Heredity

  • Heredity, commonly referred to as inheritance or biological inheritance, is the process by which DNA-based genetic information is transmitted from parents to offspring.
  • The differences in characters of parents and offspring are known as variations.
  • This can occur through either asexual reproduction or sexual reproduction.
  •  It involves the transmission of traits and characteristics from one generation to the next through the transfer of genetic material known as genes.

Genes

  • Gene is the functional unit of heredity.
  • These are small segments of DNA that code for particular RNA or protein molecules. This supports the maintenance of generational variety and the process of species evolution.

Traits               

  • It refers to any observable characteristic of an organism. There are two types of traits:  Acquired and inherited.
  • Inherited traits are passed down from parents to offspring through genetic material in the form of genes. For example, if both parents have brown or black hair, for example, their offspring may inherit either colour or a combination of the two.
  • Acquired Traits are the traits that arise as a result of environmental effects. These do not contain DNA code.

Mendel’s Work

  • Gregor Johann Mendel, known as the ‘Father of Genetics’, was an Austrian Monk who worked on pea plants to understand the concept of heredity.
  • His work laid the foundation of modern genetics.
  • He made three basic laws of inheritance – The Law of Dominance, The Law of Segregation and The Law of Independent Assortment.

Dominant and Recessive Traits

  • A dominant trait is one that appears when an organism's genotype has at least one copy of the dominant allele. For example In Mendel’s experiment height is the dominant trait.                                         
  • A recessive trait- A trait which is not expressed in the presence of a dominant allele is known as recessive.
  • So, a recessive character/trait is present in an organism but cannot be seen if a dominant allele exists.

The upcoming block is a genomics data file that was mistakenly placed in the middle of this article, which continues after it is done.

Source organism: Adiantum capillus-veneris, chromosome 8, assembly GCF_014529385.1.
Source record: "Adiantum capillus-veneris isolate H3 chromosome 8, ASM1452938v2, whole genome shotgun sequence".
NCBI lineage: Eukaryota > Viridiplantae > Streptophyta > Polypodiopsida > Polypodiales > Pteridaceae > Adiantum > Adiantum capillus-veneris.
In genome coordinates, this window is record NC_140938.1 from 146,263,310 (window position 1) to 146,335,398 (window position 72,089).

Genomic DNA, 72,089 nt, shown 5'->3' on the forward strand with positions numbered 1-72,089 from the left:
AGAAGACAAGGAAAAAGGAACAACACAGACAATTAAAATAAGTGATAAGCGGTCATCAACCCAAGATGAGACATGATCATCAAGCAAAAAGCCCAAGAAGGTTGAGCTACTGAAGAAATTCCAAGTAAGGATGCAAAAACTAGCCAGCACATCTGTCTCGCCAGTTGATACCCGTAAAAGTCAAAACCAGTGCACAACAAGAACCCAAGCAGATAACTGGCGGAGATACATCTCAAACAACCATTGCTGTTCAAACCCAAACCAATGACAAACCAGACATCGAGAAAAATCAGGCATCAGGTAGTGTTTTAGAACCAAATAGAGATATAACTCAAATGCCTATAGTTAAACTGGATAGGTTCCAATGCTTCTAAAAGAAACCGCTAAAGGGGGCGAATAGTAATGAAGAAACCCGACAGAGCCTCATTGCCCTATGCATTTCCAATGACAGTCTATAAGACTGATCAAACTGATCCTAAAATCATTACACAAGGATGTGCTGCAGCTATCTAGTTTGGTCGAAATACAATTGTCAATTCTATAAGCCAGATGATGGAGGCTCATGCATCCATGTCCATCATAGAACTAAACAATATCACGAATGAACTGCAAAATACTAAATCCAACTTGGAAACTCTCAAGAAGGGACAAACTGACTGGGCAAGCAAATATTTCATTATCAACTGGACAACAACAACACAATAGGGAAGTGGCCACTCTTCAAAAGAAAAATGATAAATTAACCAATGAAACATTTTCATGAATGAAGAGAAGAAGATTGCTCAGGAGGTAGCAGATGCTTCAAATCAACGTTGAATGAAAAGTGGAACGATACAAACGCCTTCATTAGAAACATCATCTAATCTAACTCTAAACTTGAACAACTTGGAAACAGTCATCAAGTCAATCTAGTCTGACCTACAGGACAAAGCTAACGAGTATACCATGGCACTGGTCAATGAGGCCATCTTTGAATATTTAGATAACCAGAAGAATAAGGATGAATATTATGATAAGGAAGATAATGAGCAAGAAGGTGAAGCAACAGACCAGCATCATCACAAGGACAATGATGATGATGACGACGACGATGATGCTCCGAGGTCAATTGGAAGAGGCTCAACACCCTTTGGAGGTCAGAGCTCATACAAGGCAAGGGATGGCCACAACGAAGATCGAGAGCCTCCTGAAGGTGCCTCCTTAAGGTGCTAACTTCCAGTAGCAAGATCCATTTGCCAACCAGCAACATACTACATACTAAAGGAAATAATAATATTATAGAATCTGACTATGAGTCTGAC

Monohybrid Cross

  • A cross between two organisms that involves only one character is referred to as a monohybrid cross.         
  • The ratio of characters arising out of this cross at F2 generation is called the monohybrid ratio.

Example

  • Mendel first crossed two pea plants that were true-breeding for different heights, one with tall height and the other with short height.
  • The height of the plant offspring was all tall. He called this generation as F1 generation.
  • After that, he crossed two of the F1 plants, observing that the F2 generation's offspring had a 3:1 ratio of tall to short plants.       
  • So, 3:1 is a monohybrid ratio.
  • This meant that the trait for tall height was dominant over the trait for short height.
  • Here, the height of the plant is considered at a time.

Dihybrid Cross        

  • When two characters are considered while crossing two organisms, then such a cross is known as a dihybrid cross.
  • The ratio of characters arising out of this cross at F2 generation is called the dihybrid ratio.

Example

  • Mendel chose two pea plant characteristics, seed color, and seed shape, and crossed two true-breeding plants that had different alleles of both traits.
  • One parent had a round, yellow seeds (RRYY), and the other had wrinkled, green seeds (rryy).
  • The offspring, called the F1 generation, all had a round, and yellow seeds (RrYy), which showed that one allele of each trait was dominant over the other.   
  • Mendel then crossed two of the F1 plants with each other to create the F2 generation.
  • He observed that the offspring had a 9:3:3:1 ratio of seed types, with 9 plants having round and yellow seeds, 3 plants having round and green seeds, 3 plants having wrinkled and yellow seeds, and 1 plant having wrinkled and green seeds.    
  • Thus, 9:3:3:1 is the dihybrid ratio.

Mendel Laws

  • Law of Dominance: If the two alleles at a locus differ, then one, the dominant allele, determines the organism’s appearance; the other, the recessive allele, has no noticeable effect on the organism’s appearance.
  • Law of Segregation: The two alleles for a heritable character separate (segregate) during gamete formation and end up in different gametes.
  • Law of Independent Assortment: Each pair of alleles segregates independently of other pairs of alleles during gamete formation.

Sex Determination

  • Sex determination is the process of figuring out the gender of an individual based on the genetic material of that individual.
  • Different factors affect an embryo's sex in different animals.
  • In humans, sex determination happens on the basis of the presence or absence of the Y chromosome.
  • Human chromosomes are present in pairs, with one copy inherited from each parent. 
  • 22 pairs of such chromosomes are called autosomal chromosomes. One pair of chromosomes that determines the sex of an individual is known Sex chromosome.
  • Women have XX chromosomes and Men have XY chromosomes (The Y chromosome is smaller than the X chromosome).
  • An ovum always contains an X chromosome.
  • An ovum, upon fusion with the Y-containing sperm, gives rise to a male child and upon fusion with the X-containing sperm, gives rise to a girl child.
  • The sex of a child depends on the chromosome they receive from their father.